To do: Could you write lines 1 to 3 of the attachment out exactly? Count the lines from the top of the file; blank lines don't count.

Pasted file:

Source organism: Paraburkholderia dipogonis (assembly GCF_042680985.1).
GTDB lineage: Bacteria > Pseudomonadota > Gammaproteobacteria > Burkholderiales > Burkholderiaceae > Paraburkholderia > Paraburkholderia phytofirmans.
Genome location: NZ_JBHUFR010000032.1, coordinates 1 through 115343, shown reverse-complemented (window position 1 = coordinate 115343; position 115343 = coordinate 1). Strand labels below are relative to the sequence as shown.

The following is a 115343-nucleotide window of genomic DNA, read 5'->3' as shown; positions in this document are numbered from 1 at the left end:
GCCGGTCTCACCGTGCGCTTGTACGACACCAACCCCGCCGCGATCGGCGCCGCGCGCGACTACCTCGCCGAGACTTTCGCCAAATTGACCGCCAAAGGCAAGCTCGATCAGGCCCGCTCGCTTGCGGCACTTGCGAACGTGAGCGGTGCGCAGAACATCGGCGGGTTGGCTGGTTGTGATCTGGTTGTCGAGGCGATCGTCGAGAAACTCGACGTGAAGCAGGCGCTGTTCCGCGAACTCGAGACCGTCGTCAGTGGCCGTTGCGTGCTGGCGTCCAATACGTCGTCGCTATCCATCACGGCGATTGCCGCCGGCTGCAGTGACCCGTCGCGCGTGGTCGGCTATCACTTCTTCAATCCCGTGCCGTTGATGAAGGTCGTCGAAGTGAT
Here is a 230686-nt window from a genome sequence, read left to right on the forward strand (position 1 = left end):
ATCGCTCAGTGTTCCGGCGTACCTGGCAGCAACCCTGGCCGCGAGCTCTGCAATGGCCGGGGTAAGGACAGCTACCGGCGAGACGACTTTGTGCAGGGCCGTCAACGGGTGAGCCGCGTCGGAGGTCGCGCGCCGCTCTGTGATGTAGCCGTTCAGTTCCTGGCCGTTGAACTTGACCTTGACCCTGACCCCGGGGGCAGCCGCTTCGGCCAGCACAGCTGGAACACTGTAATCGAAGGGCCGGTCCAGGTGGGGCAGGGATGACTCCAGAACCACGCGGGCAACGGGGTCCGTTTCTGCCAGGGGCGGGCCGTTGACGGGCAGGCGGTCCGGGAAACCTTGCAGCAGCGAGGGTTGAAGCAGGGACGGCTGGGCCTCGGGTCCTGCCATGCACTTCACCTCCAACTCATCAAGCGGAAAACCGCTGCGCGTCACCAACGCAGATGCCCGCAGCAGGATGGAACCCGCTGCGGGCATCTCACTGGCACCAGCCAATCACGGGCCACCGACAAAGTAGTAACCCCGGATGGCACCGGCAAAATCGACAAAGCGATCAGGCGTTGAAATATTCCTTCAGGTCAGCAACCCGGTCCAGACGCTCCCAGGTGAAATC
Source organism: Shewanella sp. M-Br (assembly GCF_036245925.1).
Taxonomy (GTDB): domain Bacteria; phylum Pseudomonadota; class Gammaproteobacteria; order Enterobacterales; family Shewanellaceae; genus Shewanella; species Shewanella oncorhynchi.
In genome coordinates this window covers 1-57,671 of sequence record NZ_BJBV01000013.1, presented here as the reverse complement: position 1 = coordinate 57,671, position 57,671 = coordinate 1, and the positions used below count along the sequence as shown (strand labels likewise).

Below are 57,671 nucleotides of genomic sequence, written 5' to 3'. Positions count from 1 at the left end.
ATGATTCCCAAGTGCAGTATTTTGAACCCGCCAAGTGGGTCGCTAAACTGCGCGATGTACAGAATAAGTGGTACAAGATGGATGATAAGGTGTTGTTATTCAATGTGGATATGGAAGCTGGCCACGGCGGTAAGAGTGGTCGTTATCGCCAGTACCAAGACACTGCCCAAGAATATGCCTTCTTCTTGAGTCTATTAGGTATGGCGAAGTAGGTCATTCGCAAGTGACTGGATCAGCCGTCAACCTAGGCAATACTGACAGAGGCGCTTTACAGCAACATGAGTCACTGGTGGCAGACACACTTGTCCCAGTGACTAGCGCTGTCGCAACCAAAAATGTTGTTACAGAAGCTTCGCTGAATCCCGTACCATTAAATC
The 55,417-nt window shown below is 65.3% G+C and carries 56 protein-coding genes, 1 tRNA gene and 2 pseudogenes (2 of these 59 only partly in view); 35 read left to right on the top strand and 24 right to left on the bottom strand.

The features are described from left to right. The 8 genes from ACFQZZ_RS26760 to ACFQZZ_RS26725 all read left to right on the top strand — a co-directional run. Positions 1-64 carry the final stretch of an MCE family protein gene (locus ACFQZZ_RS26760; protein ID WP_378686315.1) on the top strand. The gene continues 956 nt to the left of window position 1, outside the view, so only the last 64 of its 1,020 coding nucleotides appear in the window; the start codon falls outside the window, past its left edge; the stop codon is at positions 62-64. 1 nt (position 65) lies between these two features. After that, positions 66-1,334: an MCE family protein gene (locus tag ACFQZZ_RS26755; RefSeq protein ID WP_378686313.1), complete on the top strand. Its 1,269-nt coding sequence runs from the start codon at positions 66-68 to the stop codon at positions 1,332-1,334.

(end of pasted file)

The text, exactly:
Source organism: Paraburkholderia dipogonis (assembly GCF_042680985.1).
GTDB lineage: Bacteria > Pseudomonadota > Gammaproteobacteria > Burkholderiales > Burkholderiaceae > Paraburkholderia > Paraburkholderia phytofirmans.
Genome location: NZ_JBHUFR010000032.1, coordinates 1 through 115343, shown reverse-complemented (window position 1 = coordinate 115343; position 115343 = coordinate 1). Strand labels below are relative to the sequence as shown.